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“A Brave New World’s in Store” - EHS Theater Takes on Cry-Baby

EHS students rehearsing



November 15, 2019

It is officially November, which means the temperature is dropping, the kids are eagerly awaiting Thanksgiving break, and Essex High School Theater is polishing up another fall musical. Past shows have included Urinetown, Les Miserables, and last year’s fantasy-filled production of Big Fish. This year, they’re taking Essex back to the ’50s with Cry-Baby.


Cry-Baby, based on the 1990 John Waters film, is the story of Allison Vernon-Williams and Wade “Cry-Baby” Walker and their star-crossed teenage romance, forbidden by the class war between their respective communities, the Squares and the Drapes. Allison, portrayed by EHS senior Emma Blatt, spends the show torn between the two worlds in an attempt to figure out who she truly is.


“It’s a journey of self-discovery,” Blatt said when asked about the role. “She has been trapped in this stiff, upper-class world all her life, but when she meets Cry-Baby, she gets opened up to a lot of new experiences that make her realize that who she is isn’t who she wants to be, she’s breaking the rules and trying new things in an effort to find her true self.”


Allison’s efforts to break free of Squaredom are frequently halted by her grandmother, Mrs. Vernon-Williams, played by senior Kirsten Appenzeller. 


“Mrs. VW is the leader of the Squares,” Appenzeller said about the character. “She’s very prim and proper, and she has a very certain way of doing things. Throughout the show [however], you start to realize something’s not quite right with her.” For the sake of not spoiling the show, Appenzeller doesn’t disclose the reason for Mrs. VW’s occasional peculiarity. She simply says, “Everything she does is trying to combat her guilt.”


Cry-Baby set

No musical is complete without a set of some sort. The set for Cry-Baby is something straight out of the world of the Squares: a large two-story structure with two identical staircases curving around the sides, as well as some other secret parts hidden in the show. The proscenium, painted in bright, child-like colors and patterns, is used for both Square and Drape scenes. So why does it look like something straight from a playground?


“The world that [Cry-Baby] is in is a Square world,” explains Andy Butterfield, EHS set designer. “I wanted to make sure that we knew we were in [Allison’s world] and that Cry-Baby is an outsider. When we see him and his gang, we have to have a feeling that he doesn’t fit somehow.”


In addition to the color theory, Butterfield also described the concept behind the structure he designed: “The show is vaudevillian, in a way, it’s a stage within a stage. It’s highlighting the theatricality of the entire piece. There’s a layer of a play within a play, and that’s how the proscenium came about.”


Members of the cast

While becoming a character may look easy, trying to forget your post-rehearsal homework and chores takes some willpower.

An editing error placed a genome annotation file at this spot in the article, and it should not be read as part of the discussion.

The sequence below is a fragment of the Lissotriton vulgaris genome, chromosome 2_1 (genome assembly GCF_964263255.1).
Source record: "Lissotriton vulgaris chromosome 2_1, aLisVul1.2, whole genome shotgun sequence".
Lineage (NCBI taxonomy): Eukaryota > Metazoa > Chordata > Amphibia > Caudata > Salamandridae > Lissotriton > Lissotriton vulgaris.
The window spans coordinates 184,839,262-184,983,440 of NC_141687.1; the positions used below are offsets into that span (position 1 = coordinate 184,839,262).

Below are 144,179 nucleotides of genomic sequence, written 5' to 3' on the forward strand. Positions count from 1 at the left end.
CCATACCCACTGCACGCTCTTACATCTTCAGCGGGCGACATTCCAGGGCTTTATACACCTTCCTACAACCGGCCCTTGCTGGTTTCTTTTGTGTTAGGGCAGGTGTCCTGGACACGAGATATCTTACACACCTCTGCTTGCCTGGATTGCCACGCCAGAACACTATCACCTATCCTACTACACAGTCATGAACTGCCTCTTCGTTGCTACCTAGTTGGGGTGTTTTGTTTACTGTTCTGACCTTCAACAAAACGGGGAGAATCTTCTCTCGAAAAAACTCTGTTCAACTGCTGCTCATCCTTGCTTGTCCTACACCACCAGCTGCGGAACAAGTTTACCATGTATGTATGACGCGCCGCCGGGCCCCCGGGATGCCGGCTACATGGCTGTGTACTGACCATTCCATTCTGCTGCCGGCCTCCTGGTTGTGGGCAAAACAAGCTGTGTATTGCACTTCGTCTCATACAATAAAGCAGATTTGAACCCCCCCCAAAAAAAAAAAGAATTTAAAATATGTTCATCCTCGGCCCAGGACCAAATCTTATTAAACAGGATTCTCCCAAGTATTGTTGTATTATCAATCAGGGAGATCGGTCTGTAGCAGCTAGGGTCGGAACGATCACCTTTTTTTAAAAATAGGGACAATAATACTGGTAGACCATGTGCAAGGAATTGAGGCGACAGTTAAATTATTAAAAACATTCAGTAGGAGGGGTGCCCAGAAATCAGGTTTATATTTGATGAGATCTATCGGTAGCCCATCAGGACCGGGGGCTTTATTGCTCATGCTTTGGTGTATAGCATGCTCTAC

Blatt said that getting into character is difficult for her. “I have to think ‘This isn’t 2019, I can’t be slumped over.’ I have to tune my body into my head. The second I put the costume on, I can envision the world better.”


For Appenzeller, becoming Mrs. VW means taking inspiration from her community. “I know a lot of elderly people like Mrs. VW; they believe there’s a very specific way of doing things. I think, ‘I’m not Kirsten anymore, I’m Mrs. Vernon-Williams. I’m a rule follower, you guys bow down.’”


Senior Ryan Poulin, the actor behind the rock-and-roll rebel Cry-Baby, connects his character to his own personality. “I try to visualize what I would do in their position, and through that, I try to think about where I connect to them. With Wade, he’s a lover. He really cares about people, and he’s very outward about his love and passion. He wants justice, and I, personally, try my best to always work towards making people feel safe and confident in what they’re doing. I feel like that comes out of a place of connecting with people on whatever level that is.”

Students rehearsing

Though the show is set in 1954, Cry-Baby still encounters issues that we see in 2019. 


“We have the same problems that keep occurring because we as a society don’t know how to move forward,” Poulin said when asked about potential similarities. “With that, we’re not trying to move forward. A lot of people are comfortable if they’re not being affected, so it’s harder to change than it is to stay where we’re comfortable.”


Indeed, Cry-Baby does encounter some uncomfortable topics. The musical’s content occasionally addresses timeless issues, such as racism, sexism, and most of all, social status.


“You see this class distinction of the poor versus the rich, the ‘classy’ versus the ‘ruffians,’” Poulin elaborates. “Cry-Baby bringing that idea to light grounds all the other ideas that are presented in the show because [the audience] is centered around something that you don’t think about a lot. The other ideas become just as prevalent.”


Cry-Baby is open November 21-23 at 7 p.m. and November 24 at 2 p.m. Tickets are $5 for students and $10 for general admission at the door or on Cry-Baby is not suitable for younger audiences.


-Written by Essex High School junior Mikaela Perrin